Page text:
Maintenance of Equipment

Building facilities/sites should be inspected and equipment maintained and protected before break down or other problems occur.

Detailed in the tabs below you will find specific information in place within your Board.

National Services Scotland

Building facilities/sites should be inspected and equipment maintained and protected before break down or other problems occur.

Line Managers, facilities and maintenance engineers need to understand their responsibilities for keeping work equipment in good working order, how often its required to do it and where the records are kept.

NSS need to carry out maintenance to ensure the workplace structures, equipment, machines, furniture and facilities are in good working order and operate properly and safely.  The lack of adequate maintenance can lead to dangerous situations, accidents and health problems.

It includes many tasks such as:-

 - repairing

 - replacing

 - servicing

 - inspecting

 - testing

There are two main types of maintenance work.

Routine or preventative maintenance

Is planned and includes scheduled inspections repairs and replacement to make sure everything continues to work.

Corrective maintenance

Is needed when things go wrong or breakdowns occur.  This demands a reactive, unplanned action to be taken to get things up and running again.

 

If you require additional information you can contact the NSS Health & Safety Advisors through HR Connect Contact Us / Health and Safety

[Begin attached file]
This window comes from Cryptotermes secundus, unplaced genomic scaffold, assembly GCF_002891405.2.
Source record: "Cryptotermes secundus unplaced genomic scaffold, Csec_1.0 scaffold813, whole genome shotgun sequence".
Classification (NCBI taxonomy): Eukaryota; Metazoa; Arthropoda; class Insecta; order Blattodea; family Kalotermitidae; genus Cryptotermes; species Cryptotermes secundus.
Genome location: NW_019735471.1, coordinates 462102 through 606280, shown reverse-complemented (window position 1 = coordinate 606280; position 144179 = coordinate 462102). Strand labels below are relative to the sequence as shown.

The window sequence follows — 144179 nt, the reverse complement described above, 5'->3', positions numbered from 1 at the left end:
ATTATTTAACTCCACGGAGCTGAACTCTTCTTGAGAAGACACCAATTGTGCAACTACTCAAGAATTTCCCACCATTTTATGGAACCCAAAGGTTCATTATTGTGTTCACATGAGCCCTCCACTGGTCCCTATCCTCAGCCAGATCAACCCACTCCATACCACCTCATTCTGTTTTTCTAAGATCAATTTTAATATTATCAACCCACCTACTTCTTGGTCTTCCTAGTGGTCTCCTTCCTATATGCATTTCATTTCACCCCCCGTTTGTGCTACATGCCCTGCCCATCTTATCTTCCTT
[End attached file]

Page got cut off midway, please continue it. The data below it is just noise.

NHS 24

For information on Maintenance of Equipment within NHS 24 please see the Work Equipment Policy.

Public Health Scotland

Maintenance is required to be carried out to ensure the workplace structures, equipment, machines, furniture and facilities are in good working order and operate properly and safely. The lack of adequate maintenance can lead to dangerous situations, accidents and health problems. 

It includes many tasks such as 

  • repairing 
  • replacing 
  • servicing 
  • inspecting 
  • testing. 

There are two main types of maintenance work. 

  • Routine or preventative maintenance 

Is planned and includes scheduled inspections repairs and replacement to make sure everything continues to work. 

  • Corrective maintenance 

Is needed when things go wrong or breakdowns occur.?This demands a reactive, unplanned action to be taken to get things up and running again.